This is akin to insuring your car and not getting a payout because you haven’t crashed it, or applying a fungicide and then having a period of dry weather.

Trading in these products is only speculative if it is not linked to a physical transaction, and they are also used by city traders to make bets on the market rising or falling.

How it works

Purchasing put or call options gives the purchaser the right to buy or sell on a futures market of their choice at a certain price for a certain duration.

Grain is traded by farmers on futures markets around the world, including the London-based Ice Futures Europe, formally known as LIFFE, the Euronext in Paris and the Chicago Board of Trade, known as CBOT.

As ex-farm prices and futures prices track each other, a grower can use the futures market to insure a physical transaction of real grain on a spot market.

The price that you fix at is referred to as the strike price.

The cost of insuring that price is referred to as the premium.

At any time until the product expires, the buyer can “exercise” or re-sell the option and they will be paid the difference between the strike price and the futures market price on the day.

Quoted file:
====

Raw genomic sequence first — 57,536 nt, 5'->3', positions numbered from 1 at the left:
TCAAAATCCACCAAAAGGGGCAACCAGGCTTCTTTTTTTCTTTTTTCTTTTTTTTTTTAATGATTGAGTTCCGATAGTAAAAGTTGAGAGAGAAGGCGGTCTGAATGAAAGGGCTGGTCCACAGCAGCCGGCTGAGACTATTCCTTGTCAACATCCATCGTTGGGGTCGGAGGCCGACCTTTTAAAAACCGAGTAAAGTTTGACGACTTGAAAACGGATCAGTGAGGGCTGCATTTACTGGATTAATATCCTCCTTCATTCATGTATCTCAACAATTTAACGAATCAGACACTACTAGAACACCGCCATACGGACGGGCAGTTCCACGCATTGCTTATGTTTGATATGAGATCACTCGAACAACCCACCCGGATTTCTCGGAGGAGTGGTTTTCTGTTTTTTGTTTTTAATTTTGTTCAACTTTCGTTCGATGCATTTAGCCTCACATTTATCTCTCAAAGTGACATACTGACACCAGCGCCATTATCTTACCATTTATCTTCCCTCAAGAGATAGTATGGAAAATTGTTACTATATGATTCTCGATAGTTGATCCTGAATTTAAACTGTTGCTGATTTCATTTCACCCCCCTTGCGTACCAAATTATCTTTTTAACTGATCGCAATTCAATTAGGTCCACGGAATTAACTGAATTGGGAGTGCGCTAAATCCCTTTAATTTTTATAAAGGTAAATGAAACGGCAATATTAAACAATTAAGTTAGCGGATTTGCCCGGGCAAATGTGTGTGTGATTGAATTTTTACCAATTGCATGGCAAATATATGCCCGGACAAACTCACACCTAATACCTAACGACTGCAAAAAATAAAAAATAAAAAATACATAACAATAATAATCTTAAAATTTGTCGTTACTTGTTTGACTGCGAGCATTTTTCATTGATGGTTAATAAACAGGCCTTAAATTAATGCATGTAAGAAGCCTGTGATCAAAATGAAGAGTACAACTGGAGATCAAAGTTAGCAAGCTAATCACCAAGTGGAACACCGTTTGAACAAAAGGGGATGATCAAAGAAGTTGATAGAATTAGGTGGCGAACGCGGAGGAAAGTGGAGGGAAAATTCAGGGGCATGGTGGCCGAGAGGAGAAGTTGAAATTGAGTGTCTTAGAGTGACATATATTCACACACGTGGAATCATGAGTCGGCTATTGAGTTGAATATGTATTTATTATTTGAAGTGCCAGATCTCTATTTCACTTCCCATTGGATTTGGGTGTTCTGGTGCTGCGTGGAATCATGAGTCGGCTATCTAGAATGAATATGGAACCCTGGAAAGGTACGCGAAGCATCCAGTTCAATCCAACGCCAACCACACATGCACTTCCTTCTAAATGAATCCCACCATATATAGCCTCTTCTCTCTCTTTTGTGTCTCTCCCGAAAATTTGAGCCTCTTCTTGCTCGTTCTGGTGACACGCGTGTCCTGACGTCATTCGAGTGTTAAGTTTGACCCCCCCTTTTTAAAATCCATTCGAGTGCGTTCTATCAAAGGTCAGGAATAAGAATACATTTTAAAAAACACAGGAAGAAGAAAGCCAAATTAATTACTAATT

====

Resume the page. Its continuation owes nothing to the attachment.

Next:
If they chose not to exercise their option before the expiry date, any payout owing to them will be automatically paid at expiry.

It is recommended that any grower who chooses to use these products closely monitors the grain markets or takes professional advice while they have active products, as they will need to decide whether to exercise their options.

However, they will already know any losses are limited to the cost of the premium, said Mr Bolesworth.

Case study: Wormell Farms

Dan Wormell, of PR Wormell Farms near Colchester, has managed risk by avoiding price falls by selling early and using options to insure against missing out on the market rising.